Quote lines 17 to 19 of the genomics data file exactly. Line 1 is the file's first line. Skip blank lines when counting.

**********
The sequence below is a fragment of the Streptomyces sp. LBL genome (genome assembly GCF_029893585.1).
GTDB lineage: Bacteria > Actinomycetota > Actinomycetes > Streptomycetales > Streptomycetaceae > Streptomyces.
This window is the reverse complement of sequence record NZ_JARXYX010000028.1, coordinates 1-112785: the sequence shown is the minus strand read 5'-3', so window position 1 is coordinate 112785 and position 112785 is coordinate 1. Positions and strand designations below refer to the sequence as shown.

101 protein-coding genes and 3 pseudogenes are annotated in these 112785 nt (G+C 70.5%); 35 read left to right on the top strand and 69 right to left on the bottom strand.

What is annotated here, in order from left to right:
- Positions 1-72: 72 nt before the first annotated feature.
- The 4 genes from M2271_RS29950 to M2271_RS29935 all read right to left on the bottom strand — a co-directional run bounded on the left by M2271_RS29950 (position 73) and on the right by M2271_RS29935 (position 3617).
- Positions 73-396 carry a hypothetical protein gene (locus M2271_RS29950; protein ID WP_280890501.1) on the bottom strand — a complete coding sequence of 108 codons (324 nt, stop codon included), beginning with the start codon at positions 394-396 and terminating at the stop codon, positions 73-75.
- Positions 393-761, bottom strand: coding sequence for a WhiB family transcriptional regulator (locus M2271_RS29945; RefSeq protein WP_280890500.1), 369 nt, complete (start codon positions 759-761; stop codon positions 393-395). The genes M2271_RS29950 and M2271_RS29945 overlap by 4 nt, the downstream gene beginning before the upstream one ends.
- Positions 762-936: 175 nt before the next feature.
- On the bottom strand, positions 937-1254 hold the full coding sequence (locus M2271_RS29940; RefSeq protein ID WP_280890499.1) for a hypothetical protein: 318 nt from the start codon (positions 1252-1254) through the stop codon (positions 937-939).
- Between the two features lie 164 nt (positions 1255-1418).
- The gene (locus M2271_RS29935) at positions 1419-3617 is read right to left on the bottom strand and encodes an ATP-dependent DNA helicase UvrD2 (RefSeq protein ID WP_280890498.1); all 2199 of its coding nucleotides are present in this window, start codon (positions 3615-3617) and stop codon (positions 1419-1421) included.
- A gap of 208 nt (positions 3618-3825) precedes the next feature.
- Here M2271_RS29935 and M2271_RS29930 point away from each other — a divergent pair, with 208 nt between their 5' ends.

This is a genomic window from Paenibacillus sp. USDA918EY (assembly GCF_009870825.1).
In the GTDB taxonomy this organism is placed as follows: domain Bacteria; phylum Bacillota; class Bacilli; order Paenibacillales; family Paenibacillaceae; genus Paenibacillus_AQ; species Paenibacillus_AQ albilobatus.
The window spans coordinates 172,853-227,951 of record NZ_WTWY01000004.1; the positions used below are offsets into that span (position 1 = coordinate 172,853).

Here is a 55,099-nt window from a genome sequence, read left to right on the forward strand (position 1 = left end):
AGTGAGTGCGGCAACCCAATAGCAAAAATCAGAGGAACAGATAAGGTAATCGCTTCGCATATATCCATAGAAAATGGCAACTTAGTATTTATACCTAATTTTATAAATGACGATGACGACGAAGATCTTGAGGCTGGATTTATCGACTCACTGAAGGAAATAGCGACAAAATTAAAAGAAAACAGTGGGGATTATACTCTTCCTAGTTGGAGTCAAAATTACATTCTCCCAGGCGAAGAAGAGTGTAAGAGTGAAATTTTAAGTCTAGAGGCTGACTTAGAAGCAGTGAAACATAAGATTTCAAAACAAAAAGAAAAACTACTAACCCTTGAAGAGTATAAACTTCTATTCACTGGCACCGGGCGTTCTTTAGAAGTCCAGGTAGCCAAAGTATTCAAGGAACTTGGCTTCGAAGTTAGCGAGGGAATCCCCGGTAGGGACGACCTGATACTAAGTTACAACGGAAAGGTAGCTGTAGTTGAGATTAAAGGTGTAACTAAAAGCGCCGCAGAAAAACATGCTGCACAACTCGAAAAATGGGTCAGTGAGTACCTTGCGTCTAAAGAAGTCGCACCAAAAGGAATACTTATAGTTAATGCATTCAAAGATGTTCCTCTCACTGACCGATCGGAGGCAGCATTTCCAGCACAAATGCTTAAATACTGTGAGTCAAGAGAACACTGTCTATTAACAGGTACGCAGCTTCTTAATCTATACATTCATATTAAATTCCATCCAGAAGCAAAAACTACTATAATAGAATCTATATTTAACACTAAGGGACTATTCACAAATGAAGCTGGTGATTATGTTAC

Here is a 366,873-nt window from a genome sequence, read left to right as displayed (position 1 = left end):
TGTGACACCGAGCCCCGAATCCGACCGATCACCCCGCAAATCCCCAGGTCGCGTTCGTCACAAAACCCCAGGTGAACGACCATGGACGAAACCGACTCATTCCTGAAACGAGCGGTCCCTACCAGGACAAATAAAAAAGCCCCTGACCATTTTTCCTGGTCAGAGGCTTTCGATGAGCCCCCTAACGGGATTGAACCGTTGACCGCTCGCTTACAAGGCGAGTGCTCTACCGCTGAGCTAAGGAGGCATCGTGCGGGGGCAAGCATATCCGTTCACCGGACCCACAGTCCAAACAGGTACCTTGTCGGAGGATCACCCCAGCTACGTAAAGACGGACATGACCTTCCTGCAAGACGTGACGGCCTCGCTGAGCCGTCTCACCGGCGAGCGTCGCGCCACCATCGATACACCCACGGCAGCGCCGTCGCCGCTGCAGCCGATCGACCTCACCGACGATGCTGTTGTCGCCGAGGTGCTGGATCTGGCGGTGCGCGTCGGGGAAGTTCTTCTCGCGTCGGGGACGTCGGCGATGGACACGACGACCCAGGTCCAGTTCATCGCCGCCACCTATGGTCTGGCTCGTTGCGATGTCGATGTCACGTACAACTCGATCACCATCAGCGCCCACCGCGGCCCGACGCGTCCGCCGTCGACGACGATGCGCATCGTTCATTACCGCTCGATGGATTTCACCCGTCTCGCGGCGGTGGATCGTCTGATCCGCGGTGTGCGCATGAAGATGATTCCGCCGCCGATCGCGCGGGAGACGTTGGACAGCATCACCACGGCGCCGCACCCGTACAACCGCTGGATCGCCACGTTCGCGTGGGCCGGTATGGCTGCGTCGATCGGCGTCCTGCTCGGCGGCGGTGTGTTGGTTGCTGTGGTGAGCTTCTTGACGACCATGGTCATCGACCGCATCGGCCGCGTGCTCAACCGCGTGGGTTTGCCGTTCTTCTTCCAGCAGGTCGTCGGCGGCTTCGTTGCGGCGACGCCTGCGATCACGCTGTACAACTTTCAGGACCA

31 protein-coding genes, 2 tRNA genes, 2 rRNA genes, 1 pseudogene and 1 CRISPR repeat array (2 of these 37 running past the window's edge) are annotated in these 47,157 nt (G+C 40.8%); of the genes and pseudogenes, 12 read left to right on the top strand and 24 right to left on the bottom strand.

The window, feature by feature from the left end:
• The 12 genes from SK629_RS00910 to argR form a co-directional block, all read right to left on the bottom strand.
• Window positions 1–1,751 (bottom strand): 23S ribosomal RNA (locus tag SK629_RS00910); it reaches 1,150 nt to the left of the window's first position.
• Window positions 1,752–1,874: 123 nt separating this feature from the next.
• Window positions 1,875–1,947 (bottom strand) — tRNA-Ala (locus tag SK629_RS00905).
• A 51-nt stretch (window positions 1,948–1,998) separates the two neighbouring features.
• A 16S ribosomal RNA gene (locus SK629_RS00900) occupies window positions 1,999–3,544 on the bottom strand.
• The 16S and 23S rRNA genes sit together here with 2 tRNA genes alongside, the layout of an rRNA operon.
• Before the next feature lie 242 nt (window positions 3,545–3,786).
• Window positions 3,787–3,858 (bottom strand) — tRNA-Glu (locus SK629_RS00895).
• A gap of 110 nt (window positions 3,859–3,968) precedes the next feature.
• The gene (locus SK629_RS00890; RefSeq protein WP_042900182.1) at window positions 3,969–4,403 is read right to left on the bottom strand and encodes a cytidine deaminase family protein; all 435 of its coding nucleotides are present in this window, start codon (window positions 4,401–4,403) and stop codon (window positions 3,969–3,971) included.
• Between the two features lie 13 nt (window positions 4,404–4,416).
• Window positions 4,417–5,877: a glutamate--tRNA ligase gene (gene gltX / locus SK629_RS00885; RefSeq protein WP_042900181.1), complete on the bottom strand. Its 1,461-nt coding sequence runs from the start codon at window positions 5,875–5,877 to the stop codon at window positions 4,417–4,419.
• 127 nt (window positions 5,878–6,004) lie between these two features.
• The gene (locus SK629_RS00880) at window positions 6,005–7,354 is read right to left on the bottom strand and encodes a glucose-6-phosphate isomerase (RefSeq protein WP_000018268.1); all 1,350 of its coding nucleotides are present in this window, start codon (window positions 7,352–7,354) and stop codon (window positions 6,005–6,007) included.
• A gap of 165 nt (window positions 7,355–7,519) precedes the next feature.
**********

In the GTDB taxonomy this organism is placed as follows: domain Bacteria; phylum Bacillota; class Bacilli; order Paenibacillales; family Paenibacillaceae; genus Paenibacillus_AQ; species Paenibacillus_AQ albilobatus.
The window spans coordinates 172,853-227,951 of record NZ_WTWY01000004.1; the positions used below are offsets into that span (position 1 = coordinate 172,853).

Here is a 55,099-nt window from a genome sequence, read left to right on the forward strand (position 1 = left end):